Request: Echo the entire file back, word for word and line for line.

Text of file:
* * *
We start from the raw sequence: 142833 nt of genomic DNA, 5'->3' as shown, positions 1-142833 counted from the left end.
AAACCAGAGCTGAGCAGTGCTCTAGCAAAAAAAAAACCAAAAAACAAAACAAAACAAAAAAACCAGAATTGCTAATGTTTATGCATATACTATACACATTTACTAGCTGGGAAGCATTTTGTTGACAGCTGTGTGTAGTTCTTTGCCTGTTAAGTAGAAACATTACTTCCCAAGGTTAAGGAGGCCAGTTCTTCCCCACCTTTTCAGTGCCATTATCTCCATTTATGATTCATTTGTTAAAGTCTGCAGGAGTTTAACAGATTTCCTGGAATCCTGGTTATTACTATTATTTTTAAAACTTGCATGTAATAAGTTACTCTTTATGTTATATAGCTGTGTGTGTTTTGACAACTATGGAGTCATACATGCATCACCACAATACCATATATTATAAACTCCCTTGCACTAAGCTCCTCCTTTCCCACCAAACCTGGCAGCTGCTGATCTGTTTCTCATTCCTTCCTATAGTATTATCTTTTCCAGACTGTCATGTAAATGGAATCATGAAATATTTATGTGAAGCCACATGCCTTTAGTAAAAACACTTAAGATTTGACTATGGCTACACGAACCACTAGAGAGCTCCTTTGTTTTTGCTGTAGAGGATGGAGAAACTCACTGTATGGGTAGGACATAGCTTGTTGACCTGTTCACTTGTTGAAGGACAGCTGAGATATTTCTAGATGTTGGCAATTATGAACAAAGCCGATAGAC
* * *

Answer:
We start from the raw sequence: 142833 nt of genomic DNA, 5'->3' as shown, positions 1-142833 counted from the left end.
AAACCAGAGCTGAGCAGTGCTCTAGCAAAAAAAAAACCAAAAAACAAAACAAAACAAAAAAACCAGAATTGCTAATGTTTATGCATATACTATACACATTTACTAGCTGGGAAGCATTTTGTTGACAGCTGTGTGTAGTTCTTTGCCTGTTAAGTAGAAACATTACTTCCCAAGGTTAAGGAGGCCAGTTCTTCCCCACCTTTTCAGTGCCATTATCTCCATTTATGATTCATTTGTTAAAGTCTGCAGGAGTTTAACAGATTTCCTGGAATCCTGGTTATTACTATTATTTTTAAAACTTGCATGTAATAAGTTACTCTTTATGTTATATAGCTGTGTGTGTTTTGACAACTATGGAGTCATACATGCATCACCACAATACCATATATTATAAACTCCCTTGCACTAAGCTCCTCCTTTCCCACCAAACCTGGCAGCTGCTGATCTGTTTCTCATTCCTTCCTATAGTATTATCTTTTCCAGACTGTCATGTAAATGGAATCATGAAATATTTATGTGAAGCCACATGCCTTTAGTAAAAACACTTAAGATTTGACTATGGCTACACGAACCACTAGAGAGCTCCTTTGTTTTTGCTGTAGAGGATGGAGAAACTCACTGTATGGGTAGGACATAGCTTGTTGACCTGTTCACTTGTTGAAGGACAGCTGAGATATTTCTAGATGTTGGCAATTATGAACAAAGCCGATAGAC